Tools and Materials
4” diameter corrugated perforated pipe cut to 8’ lengths, lined in fabric
1-1/8" I.D. or larger PVC water fill tube
½” vinyl pipe for drainage
A few years back, I wrote an article on building your own raised garden bed, which can be read here. And while I have enjoyed the raised garden bed, I wanted to improve on that one step more. So I decided this year to turn that existing raised garden bed into a sub-irrigated planter (SIP).
The idea of a SIP is that it has a self-watering reservoir at the base of the raised garden bed allowing for minimal watering. The water that is contained in the reservoir is wicked through to the plant’s roots via several rows of fabric-lined perforated corrugated drain pipe that lay in the reservoir. At one end of the SIP, a PVC fill tube allows for filling the reservoir. While the other end contains a drain tube, to ultimately control the water level contained in the reservoir.
A SIP offers huge benefits such as: the plants roots stay consistently moist, there’s less evaporation and you won’t have to water as often. This means your summer vacation won’t result in neglected plants.
If you don’t have a raised garden bed already built, feel free to follow those instructions that are contained in the link above. Since my raised bed has already been established, I started by removing the soil down to earth level (Image 2). At that point, make sure your soil is level from all ends and sides. If left unlevel, there will be an uneven distribution of the water in the basin. Consequently, all plants may not receive adequate water.
Unfold and evenly place your liner inside the raised bed. You might find you’ll have to creatively tuck in your corners. From there, begin stapling the pond liner to the inside of the raised bed (Image 3). Trim excess pond liner if needed. I trimmed my excess pond liner so that it was level with the top of the garden bed.
Next, cut your corrugated pipe to fit so that the ends are wedged tightly against the short side of the walls. Additionally, I wrapped my corrugated pipe in cotton fabric (Image 4). I have heard conflicting instructions on this step. I’ve read where individuals chose not to wrap their pipe in fabric and had success. I decided on wrapping it to help eliminate dirt entering the pipe through the perforated openings. Do you own research and try what you think is best. Pack dirt around the pipe to keep the pipe aligned. At this point, don't fill all the dirt in yet as you will need access to the top of the corrugated pipe.
Measure and cut a hole on the top side of the corrugated pipe for the water fill pipe (Image 5). I used a 1” PVC pipe and chose the end on the corrugated pipe most convenient for watering purposes (nearest my water source). The water will flow through this pipe, into the corrugated pipe and through the perforations in the pipe to the roots of the plants. UPDATE: After using this water fill pipe, I would recommend a large enough inside diameter (I.D.) of PVC pipe greater than the outside diameter of your garden hose. For example, my garden hose outside diameter (O.D) is 1-1/8", so allow for a bigger water fill I.D. so that your hose easily slips down into this fill tube. Otherwise, the end of your garden hose will just butt up against the end of the water fill tube and you'll have to hold the hose while filling. If you're like me, less work is better!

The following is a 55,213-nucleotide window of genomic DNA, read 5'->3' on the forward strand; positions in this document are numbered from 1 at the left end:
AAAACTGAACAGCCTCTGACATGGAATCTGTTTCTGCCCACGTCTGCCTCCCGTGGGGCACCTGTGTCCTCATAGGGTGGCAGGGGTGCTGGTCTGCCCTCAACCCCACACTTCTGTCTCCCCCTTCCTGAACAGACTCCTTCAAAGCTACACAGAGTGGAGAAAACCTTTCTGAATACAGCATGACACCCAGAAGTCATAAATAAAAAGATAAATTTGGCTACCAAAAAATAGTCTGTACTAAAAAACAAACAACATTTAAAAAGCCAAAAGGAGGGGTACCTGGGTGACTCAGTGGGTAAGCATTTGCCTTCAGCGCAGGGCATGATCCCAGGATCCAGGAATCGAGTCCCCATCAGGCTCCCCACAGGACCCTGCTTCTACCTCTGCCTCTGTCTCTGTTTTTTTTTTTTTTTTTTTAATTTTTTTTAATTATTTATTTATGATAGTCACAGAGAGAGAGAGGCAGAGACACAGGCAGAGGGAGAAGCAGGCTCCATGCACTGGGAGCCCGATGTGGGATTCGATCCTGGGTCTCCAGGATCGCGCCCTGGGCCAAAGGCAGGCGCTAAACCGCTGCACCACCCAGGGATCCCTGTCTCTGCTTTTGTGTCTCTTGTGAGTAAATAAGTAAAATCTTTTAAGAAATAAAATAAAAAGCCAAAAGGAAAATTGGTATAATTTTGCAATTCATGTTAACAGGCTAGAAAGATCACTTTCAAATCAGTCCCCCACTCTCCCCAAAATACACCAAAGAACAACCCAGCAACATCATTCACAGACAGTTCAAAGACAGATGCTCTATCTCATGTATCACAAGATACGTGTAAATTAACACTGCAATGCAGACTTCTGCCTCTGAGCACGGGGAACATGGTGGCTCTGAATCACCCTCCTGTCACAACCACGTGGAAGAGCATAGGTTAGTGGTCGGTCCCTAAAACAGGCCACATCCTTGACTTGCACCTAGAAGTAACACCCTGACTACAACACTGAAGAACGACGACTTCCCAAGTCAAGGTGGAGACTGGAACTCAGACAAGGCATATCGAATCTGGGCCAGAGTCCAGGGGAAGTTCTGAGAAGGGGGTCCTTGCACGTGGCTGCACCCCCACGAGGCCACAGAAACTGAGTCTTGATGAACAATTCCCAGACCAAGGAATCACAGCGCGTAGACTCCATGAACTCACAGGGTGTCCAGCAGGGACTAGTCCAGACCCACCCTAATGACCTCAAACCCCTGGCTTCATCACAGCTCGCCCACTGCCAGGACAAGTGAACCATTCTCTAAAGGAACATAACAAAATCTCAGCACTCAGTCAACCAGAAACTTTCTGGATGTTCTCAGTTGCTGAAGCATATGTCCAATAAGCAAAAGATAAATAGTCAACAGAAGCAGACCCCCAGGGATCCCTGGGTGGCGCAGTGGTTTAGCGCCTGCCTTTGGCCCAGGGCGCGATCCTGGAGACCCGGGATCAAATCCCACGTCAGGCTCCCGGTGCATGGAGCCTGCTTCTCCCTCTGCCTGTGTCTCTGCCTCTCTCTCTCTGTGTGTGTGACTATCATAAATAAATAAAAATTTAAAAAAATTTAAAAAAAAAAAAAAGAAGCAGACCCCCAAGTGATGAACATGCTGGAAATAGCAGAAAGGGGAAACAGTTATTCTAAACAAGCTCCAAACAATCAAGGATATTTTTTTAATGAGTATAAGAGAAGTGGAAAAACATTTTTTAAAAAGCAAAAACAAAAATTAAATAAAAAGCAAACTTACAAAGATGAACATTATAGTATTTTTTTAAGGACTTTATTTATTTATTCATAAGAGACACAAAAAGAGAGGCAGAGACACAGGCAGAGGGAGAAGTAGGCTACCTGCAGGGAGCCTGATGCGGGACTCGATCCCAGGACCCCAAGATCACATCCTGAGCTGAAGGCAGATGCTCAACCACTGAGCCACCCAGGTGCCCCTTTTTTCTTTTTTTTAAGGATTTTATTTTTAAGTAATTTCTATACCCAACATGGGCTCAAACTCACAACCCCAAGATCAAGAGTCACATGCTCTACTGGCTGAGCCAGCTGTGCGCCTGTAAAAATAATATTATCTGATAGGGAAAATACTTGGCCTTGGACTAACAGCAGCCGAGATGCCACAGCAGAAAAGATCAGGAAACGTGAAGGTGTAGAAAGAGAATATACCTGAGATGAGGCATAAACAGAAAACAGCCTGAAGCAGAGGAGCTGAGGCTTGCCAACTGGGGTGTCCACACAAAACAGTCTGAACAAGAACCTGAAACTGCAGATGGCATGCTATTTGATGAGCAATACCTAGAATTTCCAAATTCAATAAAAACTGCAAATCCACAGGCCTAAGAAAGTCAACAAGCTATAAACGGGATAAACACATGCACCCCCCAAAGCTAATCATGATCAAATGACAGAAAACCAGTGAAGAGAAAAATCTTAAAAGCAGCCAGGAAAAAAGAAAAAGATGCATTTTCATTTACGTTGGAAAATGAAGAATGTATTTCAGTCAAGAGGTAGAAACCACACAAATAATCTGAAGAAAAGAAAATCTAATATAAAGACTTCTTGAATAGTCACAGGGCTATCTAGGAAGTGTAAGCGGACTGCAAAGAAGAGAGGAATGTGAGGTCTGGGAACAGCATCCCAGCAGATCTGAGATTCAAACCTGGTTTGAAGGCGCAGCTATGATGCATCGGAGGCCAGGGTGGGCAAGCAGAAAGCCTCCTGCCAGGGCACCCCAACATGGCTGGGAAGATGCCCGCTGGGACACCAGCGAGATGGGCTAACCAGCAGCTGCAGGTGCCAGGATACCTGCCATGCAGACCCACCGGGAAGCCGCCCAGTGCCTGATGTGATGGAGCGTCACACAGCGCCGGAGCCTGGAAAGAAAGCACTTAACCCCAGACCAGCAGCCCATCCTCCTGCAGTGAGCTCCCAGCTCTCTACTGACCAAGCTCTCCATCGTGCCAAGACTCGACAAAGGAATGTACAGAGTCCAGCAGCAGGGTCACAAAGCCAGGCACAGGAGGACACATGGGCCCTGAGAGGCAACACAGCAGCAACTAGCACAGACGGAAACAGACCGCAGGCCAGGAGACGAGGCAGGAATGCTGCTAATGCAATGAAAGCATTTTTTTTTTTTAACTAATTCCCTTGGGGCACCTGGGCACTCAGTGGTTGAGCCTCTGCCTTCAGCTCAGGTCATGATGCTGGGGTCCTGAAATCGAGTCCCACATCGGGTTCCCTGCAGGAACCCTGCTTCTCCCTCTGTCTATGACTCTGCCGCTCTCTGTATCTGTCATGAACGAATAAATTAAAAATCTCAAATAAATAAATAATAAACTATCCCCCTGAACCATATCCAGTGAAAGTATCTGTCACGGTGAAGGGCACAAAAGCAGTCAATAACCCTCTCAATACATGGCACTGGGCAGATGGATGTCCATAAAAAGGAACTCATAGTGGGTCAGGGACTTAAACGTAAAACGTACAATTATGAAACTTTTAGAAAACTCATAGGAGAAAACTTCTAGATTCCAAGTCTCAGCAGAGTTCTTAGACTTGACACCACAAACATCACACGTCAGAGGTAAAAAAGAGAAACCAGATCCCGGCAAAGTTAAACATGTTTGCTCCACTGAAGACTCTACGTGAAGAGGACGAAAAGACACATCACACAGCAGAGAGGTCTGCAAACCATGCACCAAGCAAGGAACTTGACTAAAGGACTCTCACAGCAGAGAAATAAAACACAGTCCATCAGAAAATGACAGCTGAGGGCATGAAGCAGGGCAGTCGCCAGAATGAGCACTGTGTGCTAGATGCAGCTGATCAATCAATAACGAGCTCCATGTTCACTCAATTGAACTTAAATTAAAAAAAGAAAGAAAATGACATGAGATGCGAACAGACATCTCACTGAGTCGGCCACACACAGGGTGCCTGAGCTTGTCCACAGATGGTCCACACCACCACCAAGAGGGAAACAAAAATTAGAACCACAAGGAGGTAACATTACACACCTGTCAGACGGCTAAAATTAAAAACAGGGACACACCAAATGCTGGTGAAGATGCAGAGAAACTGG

Next, drill a drain hole through the wood on the raised bed on the opposite end of your fill tube just above the height of the corrugated pipe. Cut or drill a hole through the top of the corrugated pipe to accommodate your vinyl tubing. Run the vinyl tubing from the corrugated pipe to the outside of the raised bed (Image 6). This drain hole will automatically prevent your water level from exceeding this point.
Next, fill in your raised bed with dirt, being careful to keep dirt from entering your water fill hole (Image 7).
This is also a great opportunity to amend your soil. I added several 40 pound bags of composed manure for extra nutrients.
What's next? The fun part! Add plants and water and enjoy your new low-maintenance SIP raised garden bed.
Many vegetables and herbs are ideal for your SIP. Many require different levels of soil depth so keep that in mind when planning your garden. The chart located in Image 8 is a good rule-of-thumb to help you get started. Happy Gardening!